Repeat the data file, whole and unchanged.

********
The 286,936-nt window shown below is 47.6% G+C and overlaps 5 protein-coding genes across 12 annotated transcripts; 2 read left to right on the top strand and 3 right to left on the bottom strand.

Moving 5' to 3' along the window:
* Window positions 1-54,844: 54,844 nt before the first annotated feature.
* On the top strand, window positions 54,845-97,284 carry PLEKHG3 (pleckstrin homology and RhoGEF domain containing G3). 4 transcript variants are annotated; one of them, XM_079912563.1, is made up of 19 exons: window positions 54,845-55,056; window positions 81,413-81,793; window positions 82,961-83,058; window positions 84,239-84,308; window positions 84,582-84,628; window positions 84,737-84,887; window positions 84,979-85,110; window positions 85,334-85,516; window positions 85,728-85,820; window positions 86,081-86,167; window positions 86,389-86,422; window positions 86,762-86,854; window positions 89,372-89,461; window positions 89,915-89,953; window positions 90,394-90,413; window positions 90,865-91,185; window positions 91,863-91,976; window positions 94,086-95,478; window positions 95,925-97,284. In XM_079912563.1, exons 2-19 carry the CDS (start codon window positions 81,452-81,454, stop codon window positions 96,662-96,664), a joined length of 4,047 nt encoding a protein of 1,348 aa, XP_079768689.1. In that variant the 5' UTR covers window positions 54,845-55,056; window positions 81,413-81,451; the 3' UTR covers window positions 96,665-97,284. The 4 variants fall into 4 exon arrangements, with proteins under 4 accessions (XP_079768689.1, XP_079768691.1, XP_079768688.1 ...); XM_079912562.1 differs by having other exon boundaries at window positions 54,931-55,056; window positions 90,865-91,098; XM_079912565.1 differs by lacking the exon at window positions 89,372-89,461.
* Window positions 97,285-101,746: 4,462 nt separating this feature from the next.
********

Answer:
The 286,936-nt window shown below is 47.6% G+C and overlaps 5 protein-coding genes across 12 annotated transcripts; 2 read left to right on the top strand and 3 right to left on the bottom strand.

Moving 5' to 3' along the window:
* Window positions 1-54,844: 54,844 nt before the first annotated feature.
* On the top strand, window positions 54,845-97,284 carry PLEKHG3 (pleckstrin homology and RhoGEF domain containing G3). 4 transcript variants are annotated; one of them, XM_079912563.1, is made up of 19 exons: window positions 54,845-55,056; window positions 81,413-81,793; window positions 82,961-83,058; window positions 84,239-84,308; window positions 84,582-84,628; window positions 84,737-84,887; window positions 84,979-85,110; window positions 85,334-85,516; window positions 85,728-85,820; window positions 86,081-86,167; window positions 86,389-86,422; window positions 86,762-86,854; window positions 89,372-89,461; window positions 89,915-89,953; window positions 90,394-90,413; window positions 90,865-91,185; window positions 91,863-91,976; window positions 94,086-95,478; window positions 95,925-97,284. In XM_079912563.1, exons 2-19 carry the CDS (start codon window positions 81,452-81,454, stop codon window positions 96,662-96,664), a joined length of 4,047 nt encoding a protein of 1,348 aa, XP_079768689.1. In that variant the 5' UTR covers window positions 54,845-55,056; window positions 81,413-81,451; the 3' UTR covers window positions 96,665-97,284. The 4 variants fall into 4 exon arrangements, with proteins under 4 accessions (XP_079768689.1, XP_079768691.1, XP_079768688.1 ...); XM_079912562.1 differs by having other exon boundaries at window positions 54,931-55,056; window positions 90,865-91,098; XM_079912565.1 differs by lacking the exon at window positions 89,372-89,461.
* Window positions 97,285-101,746: 4,462 nt separating this feature from the next.